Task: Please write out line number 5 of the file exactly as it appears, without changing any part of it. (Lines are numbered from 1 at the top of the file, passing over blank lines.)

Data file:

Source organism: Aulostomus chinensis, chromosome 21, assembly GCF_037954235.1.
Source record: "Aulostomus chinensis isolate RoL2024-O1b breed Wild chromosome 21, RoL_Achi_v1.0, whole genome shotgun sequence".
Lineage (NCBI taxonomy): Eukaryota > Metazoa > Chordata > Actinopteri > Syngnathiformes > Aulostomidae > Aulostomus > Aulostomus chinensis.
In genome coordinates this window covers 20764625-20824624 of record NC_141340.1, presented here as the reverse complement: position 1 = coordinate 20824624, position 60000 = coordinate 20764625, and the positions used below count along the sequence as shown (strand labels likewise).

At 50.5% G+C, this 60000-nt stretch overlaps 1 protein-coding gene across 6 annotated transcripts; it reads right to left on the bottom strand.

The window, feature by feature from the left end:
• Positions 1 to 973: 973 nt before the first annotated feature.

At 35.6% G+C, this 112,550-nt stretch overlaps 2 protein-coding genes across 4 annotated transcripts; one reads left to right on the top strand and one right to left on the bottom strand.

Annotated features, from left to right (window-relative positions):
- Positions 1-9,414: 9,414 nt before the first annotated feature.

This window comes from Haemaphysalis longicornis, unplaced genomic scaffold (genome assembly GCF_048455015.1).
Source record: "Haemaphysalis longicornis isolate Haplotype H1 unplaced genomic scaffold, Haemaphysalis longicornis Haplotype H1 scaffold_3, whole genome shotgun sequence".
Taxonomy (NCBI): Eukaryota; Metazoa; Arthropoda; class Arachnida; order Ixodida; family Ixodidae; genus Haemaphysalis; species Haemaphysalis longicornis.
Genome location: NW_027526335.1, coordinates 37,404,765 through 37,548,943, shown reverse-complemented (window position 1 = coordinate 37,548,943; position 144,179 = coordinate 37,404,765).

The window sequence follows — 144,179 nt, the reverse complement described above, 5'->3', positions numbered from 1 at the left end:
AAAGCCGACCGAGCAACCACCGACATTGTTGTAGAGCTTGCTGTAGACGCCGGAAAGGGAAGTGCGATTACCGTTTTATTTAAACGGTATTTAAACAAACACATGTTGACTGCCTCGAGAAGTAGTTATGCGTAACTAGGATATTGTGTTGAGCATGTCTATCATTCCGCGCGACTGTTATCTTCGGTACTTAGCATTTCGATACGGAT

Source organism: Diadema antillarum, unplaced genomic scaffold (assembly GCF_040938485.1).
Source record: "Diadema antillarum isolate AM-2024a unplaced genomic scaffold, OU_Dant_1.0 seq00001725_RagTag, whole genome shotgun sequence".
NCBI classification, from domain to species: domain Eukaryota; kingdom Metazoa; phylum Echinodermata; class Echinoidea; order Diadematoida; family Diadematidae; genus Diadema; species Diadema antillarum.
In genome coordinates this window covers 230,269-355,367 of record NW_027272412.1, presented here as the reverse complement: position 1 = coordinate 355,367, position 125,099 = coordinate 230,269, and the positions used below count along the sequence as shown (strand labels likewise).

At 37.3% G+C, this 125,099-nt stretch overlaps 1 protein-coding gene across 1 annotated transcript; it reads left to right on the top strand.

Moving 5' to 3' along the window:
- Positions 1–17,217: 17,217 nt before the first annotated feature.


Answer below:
At 50.5% G+C, this 60000-nt stretch overlaps 1 protein-coding gene across 6 annotated transcripts; it reads right to left on the bottom strand.